May 11, 2018
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It’s very easy to be drawn to a keyword because of its associated search volume. Search engine optimisation (SEO) is all about building up the visibility of your site within the search engines, so you’ll naturally want to target highly searched phrases. However, there’s more to SEO than search volume.
For example, say you operate an online pharmacy. The search term ‘tablets’ receives 90,500 searches per month on average — great, you think. However, it’s important to consider search intent around a particular keyword before you jump in and create a campaign centred on a particular keyword.
While ‘tablets’ has a high search volume, a quick search online confirms that Google associates this search phrase with tablet computers. Remember that Google’s end goal is to improve a user’s overall search experience — Google has assigned purchase intent to this keyword, which is why tech retailers and buying guides dominate the first page of search results.
So how can the online pharmacy navigate this issue and still rank for the keywords that are relevant to them? Through further refinement, we can see that ‘tablet medication’ receives 70 searches per month. While this is a sharp drop from the 90,500 searches associated with electronic tablets, we can also see high volumes around more specific subcategories within the umbrella category of tablet medications — for example, ‘heartburn tablets’ receive 1,900 searches per month.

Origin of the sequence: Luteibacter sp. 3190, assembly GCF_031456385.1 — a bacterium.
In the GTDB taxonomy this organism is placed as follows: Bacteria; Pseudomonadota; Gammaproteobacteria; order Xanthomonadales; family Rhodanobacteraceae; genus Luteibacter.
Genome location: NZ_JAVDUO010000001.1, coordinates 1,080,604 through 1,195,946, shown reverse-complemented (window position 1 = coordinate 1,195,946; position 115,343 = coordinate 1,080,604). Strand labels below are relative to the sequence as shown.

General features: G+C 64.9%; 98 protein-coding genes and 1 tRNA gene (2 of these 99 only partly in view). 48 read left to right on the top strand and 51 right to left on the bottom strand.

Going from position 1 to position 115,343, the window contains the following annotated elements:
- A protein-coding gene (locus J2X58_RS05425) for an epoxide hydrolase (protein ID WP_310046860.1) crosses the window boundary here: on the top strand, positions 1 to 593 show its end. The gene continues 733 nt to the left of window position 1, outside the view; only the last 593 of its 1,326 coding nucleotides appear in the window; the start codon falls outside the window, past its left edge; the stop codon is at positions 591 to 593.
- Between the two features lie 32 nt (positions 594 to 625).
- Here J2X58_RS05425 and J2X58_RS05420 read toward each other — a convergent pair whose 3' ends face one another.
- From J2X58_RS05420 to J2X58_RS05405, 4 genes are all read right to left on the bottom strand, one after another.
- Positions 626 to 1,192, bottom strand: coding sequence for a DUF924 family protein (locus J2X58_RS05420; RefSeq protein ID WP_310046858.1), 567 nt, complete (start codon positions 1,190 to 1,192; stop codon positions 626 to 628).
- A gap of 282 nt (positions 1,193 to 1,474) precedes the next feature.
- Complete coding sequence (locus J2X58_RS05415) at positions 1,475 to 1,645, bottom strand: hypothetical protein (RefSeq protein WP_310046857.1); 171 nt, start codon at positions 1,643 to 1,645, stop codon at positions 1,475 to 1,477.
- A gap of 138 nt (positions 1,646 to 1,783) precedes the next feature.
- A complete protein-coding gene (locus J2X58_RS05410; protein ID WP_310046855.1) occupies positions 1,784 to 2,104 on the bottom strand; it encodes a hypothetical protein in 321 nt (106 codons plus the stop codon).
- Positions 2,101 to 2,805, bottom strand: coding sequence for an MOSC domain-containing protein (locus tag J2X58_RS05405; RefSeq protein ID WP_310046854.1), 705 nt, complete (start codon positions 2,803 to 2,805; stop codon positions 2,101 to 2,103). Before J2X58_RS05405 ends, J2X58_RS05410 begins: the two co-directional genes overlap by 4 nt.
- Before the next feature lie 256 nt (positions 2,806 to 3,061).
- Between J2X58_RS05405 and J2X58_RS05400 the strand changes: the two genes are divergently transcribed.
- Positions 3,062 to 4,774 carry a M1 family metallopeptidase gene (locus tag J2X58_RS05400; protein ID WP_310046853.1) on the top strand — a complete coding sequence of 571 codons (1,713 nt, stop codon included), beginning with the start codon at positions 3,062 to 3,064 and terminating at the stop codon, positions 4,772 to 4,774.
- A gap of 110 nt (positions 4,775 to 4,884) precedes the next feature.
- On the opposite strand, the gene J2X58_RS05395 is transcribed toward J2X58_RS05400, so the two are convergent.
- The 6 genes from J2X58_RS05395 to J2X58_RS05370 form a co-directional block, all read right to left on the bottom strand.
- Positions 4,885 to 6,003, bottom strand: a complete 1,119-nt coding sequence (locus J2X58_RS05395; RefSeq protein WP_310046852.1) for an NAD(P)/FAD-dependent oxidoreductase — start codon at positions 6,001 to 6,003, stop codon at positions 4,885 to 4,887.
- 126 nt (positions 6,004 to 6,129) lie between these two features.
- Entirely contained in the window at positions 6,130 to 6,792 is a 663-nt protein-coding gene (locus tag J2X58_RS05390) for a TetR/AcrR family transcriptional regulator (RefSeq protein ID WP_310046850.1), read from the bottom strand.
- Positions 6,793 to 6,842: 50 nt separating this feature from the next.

What is the lesson here? While generic search terms like ‘tablets’ will always carry a high search volume given how broad they are, you must consider the relevancy to your brand. While ranking for ‘tablets’ would be difficult for an online pharmacy given the tech-association that Google has made, we must also consider user expectations.
If users are looking for a tablet computer and they land on a page selling tablet medication, bounce rates will rise and essentially, your position on the SERPs would be rendered useless. Think of it this way: would you rather have a physical store with 90,500 customers in but none of them make a purchase, or a store with 1,900 customers in where 85% make a purchase?
This is essentially the decision you’re facing when selecting your target keywords for a search marketing campaign. While you should factor in the associated search volume of a search phrase, you must also consider keyword relevancy in relation to your web page and brand, as well as how competitive the keyword is.
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